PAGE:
When the job market is limited, how do you get yourself noticed? Even though you have the education, you may not have a lot of hands-on experience, but don’t focus on that. Instead, get creative with the experience you do have.
If your resume’s looking sparse then put your imagination to work. Include scholastic awards and personal achievements that are unique to you. Describe stretch assignments, internships, and volunteer activities from college or graduate school if they’re related to your field. Describe them as achievements that can be highlighted on your resume. Be picky about what you share and talk up the experiences that mattered most.
Focus on the bottom line
When describing past positions, you don’t want to sound vague. You may have “provided excellent customer service” at a past job, but what does that mean? Be specific. In what ways did you problem solve, or by how much did you increase sales?
Claim hidden accomplishments
Even though your summer part-time job may not have been in your field, you gained experience and transferable skills. Did your manager give you extra responsibilities? Were you the employee of the month? Anything that sets you apart, weave in.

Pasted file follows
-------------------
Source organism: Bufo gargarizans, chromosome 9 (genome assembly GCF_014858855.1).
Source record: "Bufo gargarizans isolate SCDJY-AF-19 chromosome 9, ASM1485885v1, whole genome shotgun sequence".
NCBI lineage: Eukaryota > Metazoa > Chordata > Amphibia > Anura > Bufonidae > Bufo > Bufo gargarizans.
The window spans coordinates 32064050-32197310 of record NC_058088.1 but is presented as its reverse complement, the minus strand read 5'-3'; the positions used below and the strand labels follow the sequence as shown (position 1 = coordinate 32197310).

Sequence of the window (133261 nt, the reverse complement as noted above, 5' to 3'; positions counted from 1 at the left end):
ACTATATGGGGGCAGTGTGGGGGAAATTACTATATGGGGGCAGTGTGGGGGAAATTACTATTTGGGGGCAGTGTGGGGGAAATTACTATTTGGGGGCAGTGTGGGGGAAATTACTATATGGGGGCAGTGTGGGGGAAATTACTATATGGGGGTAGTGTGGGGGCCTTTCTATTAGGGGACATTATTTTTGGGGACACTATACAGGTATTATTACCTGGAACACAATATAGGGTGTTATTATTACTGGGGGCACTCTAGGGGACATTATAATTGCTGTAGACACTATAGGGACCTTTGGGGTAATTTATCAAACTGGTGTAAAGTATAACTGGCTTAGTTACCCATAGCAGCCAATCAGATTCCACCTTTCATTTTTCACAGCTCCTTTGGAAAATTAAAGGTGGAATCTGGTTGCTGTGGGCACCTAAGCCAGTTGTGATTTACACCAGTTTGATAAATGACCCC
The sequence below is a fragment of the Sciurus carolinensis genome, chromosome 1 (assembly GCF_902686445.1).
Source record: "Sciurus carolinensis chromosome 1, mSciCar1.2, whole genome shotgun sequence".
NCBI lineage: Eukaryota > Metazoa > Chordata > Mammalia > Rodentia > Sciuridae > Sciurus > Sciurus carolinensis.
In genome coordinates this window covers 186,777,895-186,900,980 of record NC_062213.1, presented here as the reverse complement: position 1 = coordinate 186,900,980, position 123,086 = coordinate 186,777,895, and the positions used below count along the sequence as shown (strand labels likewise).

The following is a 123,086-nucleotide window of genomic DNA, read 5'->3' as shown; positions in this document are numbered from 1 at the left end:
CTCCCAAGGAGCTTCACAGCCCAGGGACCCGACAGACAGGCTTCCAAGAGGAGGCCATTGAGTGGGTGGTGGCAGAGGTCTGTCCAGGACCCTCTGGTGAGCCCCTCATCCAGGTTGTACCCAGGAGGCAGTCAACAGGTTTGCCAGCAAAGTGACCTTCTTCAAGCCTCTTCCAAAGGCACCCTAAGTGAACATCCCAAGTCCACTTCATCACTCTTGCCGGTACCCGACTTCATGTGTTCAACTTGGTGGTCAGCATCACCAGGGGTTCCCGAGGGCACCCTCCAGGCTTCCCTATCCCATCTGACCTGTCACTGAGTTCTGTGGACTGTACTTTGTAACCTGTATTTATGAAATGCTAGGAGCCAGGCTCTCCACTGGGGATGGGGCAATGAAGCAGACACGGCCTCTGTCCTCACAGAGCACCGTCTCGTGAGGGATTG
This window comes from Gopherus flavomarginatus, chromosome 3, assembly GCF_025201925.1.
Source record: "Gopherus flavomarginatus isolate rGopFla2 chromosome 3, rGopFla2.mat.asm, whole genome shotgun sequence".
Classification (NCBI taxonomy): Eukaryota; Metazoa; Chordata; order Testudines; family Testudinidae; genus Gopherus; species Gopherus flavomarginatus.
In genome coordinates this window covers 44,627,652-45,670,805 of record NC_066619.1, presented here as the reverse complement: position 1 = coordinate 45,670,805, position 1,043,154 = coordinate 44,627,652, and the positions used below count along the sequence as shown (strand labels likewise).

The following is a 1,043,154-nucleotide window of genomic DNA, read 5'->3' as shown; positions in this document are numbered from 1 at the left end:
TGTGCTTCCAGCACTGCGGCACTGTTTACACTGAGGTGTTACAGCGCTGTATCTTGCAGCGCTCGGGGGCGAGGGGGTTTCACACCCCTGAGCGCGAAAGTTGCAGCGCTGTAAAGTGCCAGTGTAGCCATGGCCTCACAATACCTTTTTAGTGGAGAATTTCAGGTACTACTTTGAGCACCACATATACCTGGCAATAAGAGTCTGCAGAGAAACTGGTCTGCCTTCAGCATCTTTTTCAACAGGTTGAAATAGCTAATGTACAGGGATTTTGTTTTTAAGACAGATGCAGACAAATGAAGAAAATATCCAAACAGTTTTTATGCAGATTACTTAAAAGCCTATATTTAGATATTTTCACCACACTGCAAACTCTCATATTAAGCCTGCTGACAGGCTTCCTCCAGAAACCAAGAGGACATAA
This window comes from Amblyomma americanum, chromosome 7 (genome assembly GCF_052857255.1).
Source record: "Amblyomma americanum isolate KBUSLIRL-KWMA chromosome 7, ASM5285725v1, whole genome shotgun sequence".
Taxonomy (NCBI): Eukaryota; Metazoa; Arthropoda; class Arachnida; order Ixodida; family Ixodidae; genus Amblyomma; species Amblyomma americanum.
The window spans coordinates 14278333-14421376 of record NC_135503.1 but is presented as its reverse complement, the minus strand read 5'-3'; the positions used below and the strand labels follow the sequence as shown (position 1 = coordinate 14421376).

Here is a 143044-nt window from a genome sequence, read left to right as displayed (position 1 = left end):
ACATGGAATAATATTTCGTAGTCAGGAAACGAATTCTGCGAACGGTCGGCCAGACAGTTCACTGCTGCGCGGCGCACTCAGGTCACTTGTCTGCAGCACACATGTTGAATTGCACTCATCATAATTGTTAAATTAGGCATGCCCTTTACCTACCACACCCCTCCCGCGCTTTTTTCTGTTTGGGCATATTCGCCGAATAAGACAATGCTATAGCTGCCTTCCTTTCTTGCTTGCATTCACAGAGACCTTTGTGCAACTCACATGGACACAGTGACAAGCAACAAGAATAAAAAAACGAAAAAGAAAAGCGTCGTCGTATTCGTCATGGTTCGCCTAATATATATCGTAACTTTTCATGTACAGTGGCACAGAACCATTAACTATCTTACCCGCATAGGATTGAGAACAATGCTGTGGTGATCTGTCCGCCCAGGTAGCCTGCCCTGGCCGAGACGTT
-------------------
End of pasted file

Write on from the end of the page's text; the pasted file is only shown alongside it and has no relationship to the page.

Tailor your cover letter
Carefully consider what each job requires, and alter your cover letter depending on the position and the skills needed. Consider who your employer is. What you write for a government agency will be different from what you write for a corporation or nonprofit.
Get over stage fright
Before the interview, role play with a friend. Ask her to give you challenging questions and practice stating your achievements confidently. Even if you don’t feel that way, act as if you do. As you step out boldly, you’ll realize you can overcome greater obstacles and go for bigger jobs.
Don’t be afraid to ask if your interviewer has any reservations about your suitability for the job. Be prepared to ease any fears there may be, especially if it has to do with your inexperience. Remind him of your credentials, work ethic, and past accomplishments.
Leave a lasting impression
Read your interviewer. If he seems receptive, share a personal story as you describe your experience—one that is relatable and will leave a lasting impression. No matter how you feel the interview went, always exit with a firm handshake, a smile, and a thank you.